The rate of tearing on PS3 is mostly a factor during cut-scenes and we don't see an equivalent level of visual degradation on 360 in these moments. It's clear both consoles are adopting a target of 30FPS, with an adaptive v-sync logic that permits frames to tear when under heavy load. In instances with heavy panning across distant scenery, multiple characters, or alpha effects, this tearing can streak across the entirety of the screen in a distracting fashion, but rarely interferes with the game's overall playability. At its worst in these matching clips, we see just a second or two of tearing on 360; the greatest extent of it being nearing around the Golden Cat Bathhouse which packs swathes of NPCs into a small space.

Frame-rate is generally solid on PS3, however, and sticks to a smooth 30FPS standard for much of play. In the worst-case scenario, a return boat trip to the pub sees the 360 version capped to the 20FPS line, in place of any tearing whatsoever, while we get a drop to 26FPS at lowest on PS3. During actual gameplay there's little to divide the two versions, but Sony's hardware does momentarily struggle more during a walk around the Hound Pits area. It's a very similar story to Borderlands 2's performance on consoles in this regard.

Though a stealth-based game, you'll still find yourself in situations where fighting back is the only way through. As far as explosive, combat-heavy scenes go, we see little change in terms of frame-rate dips and tearing levels. The 360 stabilises at the target frame-rate for longer spells, while the PS3 drops to 25FPS and loses v-sync where necessary. The exception once again is the busy Golden Cat Bathhouse stage, where each format tears frames constantly while in the thick of it.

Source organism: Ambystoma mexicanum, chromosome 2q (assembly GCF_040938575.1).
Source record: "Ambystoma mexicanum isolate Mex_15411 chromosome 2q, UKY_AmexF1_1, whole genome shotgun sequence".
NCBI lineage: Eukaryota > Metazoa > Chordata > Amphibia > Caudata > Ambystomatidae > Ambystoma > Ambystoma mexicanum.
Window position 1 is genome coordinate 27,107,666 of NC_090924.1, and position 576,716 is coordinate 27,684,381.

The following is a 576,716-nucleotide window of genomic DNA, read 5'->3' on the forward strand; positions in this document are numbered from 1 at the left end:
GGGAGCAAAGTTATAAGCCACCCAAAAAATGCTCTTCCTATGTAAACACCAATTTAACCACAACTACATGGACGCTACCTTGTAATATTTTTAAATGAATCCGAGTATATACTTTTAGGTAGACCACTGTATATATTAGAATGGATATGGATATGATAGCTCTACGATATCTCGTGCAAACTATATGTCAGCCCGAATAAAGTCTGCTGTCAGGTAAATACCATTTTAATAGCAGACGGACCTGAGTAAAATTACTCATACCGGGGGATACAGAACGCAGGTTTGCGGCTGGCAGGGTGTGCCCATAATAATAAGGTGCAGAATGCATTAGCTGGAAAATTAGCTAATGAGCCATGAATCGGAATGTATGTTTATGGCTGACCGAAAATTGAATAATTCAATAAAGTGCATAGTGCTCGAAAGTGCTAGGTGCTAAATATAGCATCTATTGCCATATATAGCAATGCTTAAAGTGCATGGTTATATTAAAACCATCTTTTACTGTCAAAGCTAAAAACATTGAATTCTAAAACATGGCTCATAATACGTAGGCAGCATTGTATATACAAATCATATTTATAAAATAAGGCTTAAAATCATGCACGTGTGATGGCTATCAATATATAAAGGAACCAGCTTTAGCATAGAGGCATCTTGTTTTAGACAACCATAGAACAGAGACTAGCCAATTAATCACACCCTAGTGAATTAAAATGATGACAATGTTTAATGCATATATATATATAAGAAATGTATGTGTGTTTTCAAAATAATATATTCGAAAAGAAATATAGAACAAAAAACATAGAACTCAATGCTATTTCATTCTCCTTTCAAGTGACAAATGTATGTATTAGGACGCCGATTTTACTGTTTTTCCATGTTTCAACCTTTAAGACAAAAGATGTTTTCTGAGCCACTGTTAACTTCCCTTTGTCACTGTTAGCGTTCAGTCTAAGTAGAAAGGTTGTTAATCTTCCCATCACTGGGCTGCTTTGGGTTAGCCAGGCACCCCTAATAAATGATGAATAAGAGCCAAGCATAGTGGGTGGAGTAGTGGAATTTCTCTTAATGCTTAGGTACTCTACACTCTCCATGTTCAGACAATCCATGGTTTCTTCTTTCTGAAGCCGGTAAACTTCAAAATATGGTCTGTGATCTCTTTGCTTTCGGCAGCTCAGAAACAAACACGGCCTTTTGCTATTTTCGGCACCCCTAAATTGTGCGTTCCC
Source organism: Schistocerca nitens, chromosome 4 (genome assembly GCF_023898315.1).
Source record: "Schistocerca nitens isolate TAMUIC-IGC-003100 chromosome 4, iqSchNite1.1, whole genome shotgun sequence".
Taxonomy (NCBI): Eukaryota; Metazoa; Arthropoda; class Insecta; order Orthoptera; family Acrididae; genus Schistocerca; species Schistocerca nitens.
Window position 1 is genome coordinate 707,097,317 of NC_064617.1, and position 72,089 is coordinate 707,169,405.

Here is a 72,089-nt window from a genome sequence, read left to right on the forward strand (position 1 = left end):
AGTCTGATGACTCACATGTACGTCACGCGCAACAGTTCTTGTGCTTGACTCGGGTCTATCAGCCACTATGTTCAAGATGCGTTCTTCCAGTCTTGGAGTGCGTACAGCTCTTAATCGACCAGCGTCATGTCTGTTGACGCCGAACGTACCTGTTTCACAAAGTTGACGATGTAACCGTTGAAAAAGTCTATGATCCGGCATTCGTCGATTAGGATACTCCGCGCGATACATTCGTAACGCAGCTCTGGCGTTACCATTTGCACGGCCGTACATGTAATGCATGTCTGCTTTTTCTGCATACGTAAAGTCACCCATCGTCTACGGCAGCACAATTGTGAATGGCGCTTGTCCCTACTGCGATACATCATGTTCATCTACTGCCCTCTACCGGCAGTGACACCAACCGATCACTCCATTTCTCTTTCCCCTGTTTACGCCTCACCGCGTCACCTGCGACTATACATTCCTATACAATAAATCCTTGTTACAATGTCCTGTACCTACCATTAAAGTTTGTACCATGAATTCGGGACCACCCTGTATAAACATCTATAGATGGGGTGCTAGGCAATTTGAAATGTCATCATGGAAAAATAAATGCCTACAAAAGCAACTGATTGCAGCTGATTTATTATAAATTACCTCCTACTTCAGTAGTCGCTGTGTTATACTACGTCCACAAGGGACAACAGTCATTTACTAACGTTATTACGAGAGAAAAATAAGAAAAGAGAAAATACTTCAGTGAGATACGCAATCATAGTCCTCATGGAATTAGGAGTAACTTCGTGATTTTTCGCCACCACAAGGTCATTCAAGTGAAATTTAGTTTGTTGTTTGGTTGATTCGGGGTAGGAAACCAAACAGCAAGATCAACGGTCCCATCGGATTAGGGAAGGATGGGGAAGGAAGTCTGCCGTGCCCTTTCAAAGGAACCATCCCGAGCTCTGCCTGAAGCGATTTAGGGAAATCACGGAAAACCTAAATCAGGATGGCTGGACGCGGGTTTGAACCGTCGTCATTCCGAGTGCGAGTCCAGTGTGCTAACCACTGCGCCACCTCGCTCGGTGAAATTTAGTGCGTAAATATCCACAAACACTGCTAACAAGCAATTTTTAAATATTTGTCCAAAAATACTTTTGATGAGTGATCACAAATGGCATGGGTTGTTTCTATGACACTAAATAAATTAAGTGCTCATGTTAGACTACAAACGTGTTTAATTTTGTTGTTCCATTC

"During intensive combat scenes, performance disparities between the Xbox 360 and PS3 versions are far less apparent - both of them exhibiting noticeable tearing."

Battle sequences see the 360 version tearing just as liberally as PS3. Fortunately, much of this is to service a more consistent frame-rate where it matters most.

We see many of the performance issues here are dominated by an excess of alpha effects too, though these come and go in the blink of an eye. Escaping from Coldridge Prison by blowing the doors off, for example, makes for an even split of tearing between PS3 and 360 due to fire and smoke effects, but this clears within seconds. These results also suggest that, when the going gets tough, neither console can take an identifiable lead over the other, but those with an aversion to tearing might be better suited to the 360 version.

To wrap up our performance tests, we also take the PC version for a spin. Of course, there's no stopping someone forking out quadruple figures on a new desktop and playing Dishonored at 1080p60 or beyond. In fact, the game plays very capably at this level on just a GTX 650 backed up by an i5 2500k processor. The flip side is that our 300 Digital Foundry PC is presented with a stiff challenge here, partly due to the fact its 2.8GHz dual-core CPU doesn't quite match 3.0GHz minimum clocks recommended and partly down to UE3 being able to make use of more cores if available.